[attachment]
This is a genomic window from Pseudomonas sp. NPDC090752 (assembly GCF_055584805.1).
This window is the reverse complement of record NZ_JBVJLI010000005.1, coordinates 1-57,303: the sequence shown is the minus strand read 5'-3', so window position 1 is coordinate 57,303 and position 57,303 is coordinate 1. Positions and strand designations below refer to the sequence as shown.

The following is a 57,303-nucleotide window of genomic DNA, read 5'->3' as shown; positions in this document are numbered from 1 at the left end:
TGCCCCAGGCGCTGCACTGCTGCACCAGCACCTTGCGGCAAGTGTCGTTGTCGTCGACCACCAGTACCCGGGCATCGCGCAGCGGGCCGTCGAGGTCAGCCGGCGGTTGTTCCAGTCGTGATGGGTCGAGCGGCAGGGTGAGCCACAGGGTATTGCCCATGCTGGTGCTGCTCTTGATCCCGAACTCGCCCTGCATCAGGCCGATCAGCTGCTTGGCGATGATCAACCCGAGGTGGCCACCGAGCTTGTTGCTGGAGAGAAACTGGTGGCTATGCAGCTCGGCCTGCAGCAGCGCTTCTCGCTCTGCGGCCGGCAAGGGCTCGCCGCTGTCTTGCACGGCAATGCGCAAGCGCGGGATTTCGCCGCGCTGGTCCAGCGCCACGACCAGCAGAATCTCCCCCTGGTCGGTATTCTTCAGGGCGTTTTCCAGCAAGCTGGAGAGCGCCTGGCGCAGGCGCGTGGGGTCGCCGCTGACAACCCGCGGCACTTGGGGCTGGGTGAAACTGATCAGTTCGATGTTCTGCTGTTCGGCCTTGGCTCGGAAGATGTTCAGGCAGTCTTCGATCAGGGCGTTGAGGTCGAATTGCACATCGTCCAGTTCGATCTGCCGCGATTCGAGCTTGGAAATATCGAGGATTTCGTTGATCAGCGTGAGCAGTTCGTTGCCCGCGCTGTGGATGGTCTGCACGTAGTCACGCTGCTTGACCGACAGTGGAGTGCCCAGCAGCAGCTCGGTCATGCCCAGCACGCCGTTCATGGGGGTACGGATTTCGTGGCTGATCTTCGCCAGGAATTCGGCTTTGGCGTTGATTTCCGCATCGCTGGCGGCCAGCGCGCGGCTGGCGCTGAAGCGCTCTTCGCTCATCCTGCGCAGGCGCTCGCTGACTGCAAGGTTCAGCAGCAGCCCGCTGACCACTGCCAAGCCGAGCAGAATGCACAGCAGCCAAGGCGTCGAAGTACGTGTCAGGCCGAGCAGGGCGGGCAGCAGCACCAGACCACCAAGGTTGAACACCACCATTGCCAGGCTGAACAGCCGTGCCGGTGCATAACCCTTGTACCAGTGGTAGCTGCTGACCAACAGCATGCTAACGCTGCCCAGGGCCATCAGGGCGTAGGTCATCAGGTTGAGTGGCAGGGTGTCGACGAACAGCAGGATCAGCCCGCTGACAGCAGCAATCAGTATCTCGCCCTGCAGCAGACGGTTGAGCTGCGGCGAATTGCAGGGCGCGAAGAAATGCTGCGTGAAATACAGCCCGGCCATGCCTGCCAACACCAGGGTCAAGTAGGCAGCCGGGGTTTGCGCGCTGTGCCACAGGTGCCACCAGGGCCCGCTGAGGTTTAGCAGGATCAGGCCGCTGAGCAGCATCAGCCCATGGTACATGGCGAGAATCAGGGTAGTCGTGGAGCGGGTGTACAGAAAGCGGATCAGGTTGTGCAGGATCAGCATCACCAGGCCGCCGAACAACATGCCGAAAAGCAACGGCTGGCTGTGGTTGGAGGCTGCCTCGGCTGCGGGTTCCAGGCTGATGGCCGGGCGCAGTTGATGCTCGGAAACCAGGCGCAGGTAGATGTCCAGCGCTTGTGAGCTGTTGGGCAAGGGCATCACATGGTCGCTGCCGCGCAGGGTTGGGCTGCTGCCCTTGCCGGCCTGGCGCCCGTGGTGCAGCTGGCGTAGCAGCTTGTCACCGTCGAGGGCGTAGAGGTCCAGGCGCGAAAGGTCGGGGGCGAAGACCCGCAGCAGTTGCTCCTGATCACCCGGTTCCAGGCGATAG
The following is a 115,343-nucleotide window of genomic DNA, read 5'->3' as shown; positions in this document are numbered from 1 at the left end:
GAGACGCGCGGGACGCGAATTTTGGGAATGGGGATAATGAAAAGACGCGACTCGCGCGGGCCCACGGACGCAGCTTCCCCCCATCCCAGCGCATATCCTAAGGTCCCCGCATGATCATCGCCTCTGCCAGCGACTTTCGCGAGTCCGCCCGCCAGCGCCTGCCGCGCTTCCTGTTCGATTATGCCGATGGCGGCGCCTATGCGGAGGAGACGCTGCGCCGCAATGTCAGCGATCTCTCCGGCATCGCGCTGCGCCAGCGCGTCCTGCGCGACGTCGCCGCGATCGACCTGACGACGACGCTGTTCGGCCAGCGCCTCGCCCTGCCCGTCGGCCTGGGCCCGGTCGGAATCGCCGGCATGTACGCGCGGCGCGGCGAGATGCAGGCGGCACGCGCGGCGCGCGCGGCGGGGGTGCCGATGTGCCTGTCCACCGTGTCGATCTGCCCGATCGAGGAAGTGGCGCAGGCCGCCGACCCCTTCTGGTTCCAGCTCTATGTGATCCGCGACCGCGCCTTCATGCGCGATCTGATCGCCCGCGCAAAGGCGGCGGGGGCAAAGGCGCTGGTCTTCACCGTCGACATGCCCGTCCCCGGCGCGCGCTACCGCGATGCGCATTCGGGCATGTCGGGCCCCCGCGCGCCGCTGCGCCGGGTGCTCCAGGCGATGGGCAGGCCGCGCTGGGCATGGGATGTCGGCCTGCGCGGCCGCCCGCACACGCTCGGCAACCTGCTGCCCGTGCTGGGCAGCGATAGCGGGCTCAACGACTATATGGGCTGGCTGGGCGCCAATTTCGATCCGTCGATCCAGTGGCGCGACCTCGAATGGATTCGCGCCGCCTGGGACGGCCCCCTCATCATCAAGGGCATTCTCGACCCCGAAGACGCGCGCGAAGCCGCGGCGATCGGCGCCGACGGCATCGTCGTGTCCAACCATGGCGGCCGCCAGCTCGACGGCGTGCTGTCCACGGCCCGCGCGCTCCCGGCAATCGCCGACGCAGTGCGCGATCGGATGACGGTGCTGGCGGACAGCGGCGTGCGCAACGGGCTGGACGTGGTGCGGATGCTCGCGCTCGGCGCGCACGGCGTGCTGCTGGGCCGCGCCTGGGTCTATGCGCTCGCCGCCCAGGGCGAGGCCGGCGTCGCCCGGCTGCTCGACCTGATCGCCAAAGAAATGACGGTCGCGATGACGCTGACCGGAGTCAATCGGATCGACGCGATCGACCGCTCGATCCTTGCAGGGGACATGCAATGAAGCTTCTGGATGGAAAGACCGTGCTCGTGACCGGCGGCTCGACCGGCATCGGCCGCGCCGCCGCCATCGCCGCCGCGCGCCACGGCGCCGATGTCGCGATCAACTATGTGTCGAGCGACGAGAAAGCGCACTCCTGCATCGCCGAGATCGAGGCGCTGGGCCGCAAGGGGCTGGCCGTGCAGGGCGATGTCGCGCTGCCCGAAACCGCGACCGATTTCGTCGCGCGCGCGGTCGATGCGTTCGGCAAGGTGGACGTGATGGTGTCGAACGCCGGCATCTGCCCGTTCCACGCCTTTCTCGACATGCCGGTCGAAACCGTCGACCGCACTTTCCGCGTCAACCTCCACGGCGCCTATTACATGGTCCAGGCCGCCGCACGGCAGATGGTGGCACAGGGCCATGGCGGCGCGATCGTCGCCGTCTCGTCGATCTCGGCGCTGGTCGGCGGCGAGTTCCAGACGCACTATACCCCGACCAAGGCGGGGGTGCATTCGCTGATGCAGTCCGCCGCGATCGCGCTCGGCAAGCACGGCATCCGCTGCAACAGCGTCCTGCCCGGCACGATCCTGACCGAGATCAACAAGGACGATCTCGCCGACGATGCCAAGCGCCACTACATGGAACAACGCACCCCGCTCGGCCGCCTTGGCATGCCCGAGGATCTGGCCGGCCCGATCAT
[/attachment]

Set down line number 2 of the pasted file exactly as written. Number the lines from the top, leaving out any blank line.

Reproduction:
This window is the reverse complement of record NZ_JBVJLI010000005.1, coordinates 1-57,303: the sequence shown is the minus strand read 5'-3', so window position 1 is coordinate 57,303 and position 57,303 is coordinate 1. Positions and strand designations below refer to the sequence as shown.